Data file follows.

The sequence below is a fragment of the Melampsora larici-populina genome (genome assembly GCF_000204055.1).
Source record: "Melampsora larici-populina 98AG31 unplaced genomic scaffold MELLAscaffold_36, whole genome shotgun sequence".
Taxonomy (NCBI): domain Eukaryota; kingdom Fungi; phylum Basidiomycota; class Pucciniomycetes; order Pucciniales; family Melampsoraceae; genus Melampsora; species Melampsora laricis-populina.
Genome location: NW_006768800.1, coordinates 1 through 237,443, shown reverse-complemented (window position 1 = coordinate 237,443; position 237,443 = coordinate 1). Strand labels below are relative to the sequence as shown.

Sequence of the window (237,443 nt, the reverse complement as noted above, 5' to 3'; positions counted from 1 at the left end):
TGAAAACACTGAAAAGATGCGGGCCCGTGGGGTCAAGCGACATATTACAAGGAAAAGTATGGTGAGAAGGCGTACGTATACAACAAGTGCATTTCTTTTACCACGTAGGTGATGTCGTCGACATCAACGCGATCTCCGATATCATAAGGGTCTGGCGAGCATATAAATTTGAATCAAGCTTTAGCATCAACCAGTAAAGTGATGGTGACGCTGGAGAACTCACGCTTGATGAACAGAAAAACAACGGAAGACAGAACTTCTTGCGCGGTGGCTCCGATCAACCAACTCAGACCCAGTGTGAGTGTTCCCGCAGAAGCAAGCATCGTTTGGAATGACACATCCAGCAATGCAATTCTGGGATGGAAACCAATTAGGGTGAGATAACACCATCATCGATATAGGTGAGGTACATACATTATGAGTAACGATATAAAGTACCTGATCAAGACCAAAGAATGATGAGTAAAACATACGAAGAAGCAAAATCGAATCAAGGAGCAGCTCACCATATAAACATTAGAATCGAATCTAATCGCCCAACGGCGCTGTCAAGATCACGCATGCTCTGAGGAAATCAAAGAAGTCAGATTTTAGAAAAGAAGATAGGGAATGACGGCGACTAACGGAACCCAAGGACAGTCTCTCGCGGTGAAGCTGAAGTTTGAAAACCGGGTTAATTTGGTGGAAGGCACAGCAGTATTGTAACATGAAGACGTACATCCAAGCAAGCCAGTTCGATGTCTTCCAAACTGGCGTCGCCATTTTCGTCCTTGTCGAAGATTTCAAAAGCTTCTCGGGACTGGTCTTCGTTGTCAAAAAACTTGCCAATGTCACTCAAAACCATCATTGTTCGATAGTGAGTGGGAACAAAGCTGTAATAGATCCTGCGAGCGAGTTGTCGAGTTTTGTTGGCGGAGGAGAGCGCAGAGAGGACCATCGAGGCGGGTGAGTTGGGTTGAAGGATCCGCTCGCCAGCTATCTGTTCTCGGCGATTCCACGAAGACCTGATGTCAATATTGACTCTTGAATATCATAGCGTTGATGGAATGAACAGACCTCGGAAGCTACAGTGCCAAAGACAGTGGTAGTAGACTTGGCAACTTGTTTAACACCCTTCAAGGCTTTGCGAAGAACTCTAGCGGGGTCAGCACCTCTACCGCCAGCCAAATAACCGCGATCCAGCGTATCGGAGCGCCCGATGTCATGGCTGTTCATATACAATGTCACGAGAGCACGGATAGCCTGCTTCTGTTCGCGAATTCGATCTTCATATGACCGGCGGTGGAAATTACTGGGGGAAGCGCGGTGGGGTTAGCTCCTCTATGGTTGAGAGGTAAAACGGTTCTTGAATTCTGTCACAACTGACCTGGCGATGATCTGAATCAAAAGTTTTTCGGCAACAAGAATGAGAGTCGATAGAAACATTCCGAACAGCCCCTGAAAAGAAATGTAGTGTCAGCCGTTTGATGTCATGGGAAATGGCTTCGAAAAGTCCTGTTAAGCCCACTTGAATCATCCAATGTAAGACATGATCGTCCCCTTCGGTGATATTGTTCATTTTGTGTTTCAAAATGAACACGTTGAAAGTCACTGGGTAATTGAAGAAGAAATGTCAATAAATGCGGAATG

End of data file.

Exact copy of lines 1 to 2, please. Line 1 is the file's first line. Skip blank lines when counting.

The sequence below is a fragment of the Melampsora larici-populina genome (genome assembly GCF_000204055.1).
Source record: "Melampsora larici-populina 98AG31 unplaced genomic scaffold MELLAscaffold_36, whole genome shotgun sequence".